tim at sumeru.stanford.edu
Mon Dec 2 05:02:54 UTC 2002
In message <FDF50905-05A3-11D7-81B8-003065B4F3AC at bigpond.net.au>
Karl Goiser <kgoiser at bigpond.net.au> wrote:
> Hi Marcel et al,
> It is interesting that you should write about patterns in this way.
>From the perspective of a mechanical engineer and industrial designer
(and you lot thought I was a software weenie!) patterns are the barest
beginnings of a glimmer of hope that one day the words 'computer' and
'science' might belong in a sentence together that doesn't also include
'no such thing'.
Patterns are a small part of recognising that there are standard ways to
do things and you shouldn't fuss about smaller details. _Real_ engineers
do not make each nut and bolt individually. We do not try to reinvent
every little item in a product. We combine standard parts
(patterns) whenever possible and trust them to behave as specified. We
use building codes and ASME codes (patterns) etc etc to avoid innovation
whenever posible. Innovation is expensive, risky, and requires way too
much work to be worth the hassle when dealing with trivia. Save the
skull-sweat for important parts, like the point of the product.
Funnily enough, OOP is another small aspect of this. Which is why I've
always considered Smalltalk the natural language of engineering.
The downside of this is that every item produced in this manner is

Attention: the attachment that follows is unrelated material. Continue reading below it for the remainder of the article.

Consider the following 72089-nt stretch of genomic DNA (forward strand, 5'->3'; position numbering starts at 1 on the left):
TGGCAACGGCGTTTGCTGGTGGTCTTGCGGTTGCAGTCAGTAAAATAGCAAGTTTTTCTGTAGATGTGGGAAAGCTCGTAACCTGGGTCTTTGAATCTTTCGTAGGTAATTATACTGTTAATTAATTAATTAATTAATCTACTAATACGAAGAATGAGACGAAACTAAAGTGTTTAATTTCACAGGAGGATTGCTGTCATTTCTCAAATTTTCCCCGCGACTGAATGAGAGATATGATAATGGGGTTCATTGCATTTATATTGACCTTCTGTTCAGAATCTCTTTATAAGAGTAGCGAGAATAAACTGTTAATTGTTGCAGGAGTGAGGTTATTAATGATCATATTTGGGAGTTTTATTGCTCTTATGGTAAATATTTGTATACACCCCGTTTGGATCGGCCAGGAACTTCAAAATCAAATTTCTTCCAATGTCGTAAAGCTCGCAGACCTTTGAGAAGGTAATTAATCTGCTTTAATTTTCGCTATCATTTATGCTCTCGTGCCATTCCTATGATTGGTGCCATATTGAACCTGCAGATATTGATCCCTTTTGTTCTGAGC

decidedly sub-optimal. Bolts are a little larger than is really needed,
bearings are a bit over rated, beams are a little stronger than is truly
required. Yes, you could tweak each component obsessively to what you
think is perfection but you would make your product utterly impossible
to afford. The nearest that engineers ever get to doing this is in
motor racing and maybe, just maybe, space vehicles although in both
cases many many standard parts are still used.
Until recently it has been possible to argue against standard parts in
software because computers were too slow to make anything other than
minutely tweaked code to do any useful job. I rather think that that
time has passed and we should admit that in a time of 400 mip handheld
machines with 64Mb of ram that we should be concentrating on the quality
of what they do rather than almost solely on the speed with which they
screw up. A long time ago, Dan Ingalls (I think - maybe Larry Tesler?)
was quoted as saying
"We have reached the point of computational affluence where
we should consider the quality of cycles rather than the
number of them".
Or something very like that.
All of which sounds pretty amusing from someone that has spent the last
twenty years woking on making Smalltalk faster...
Tim Rowledge, tim at sumeru.stanford.edu, http://sumeru.stanford.edu/tim
Fractured Idiom:- HASTE CUISINE - Fast French food
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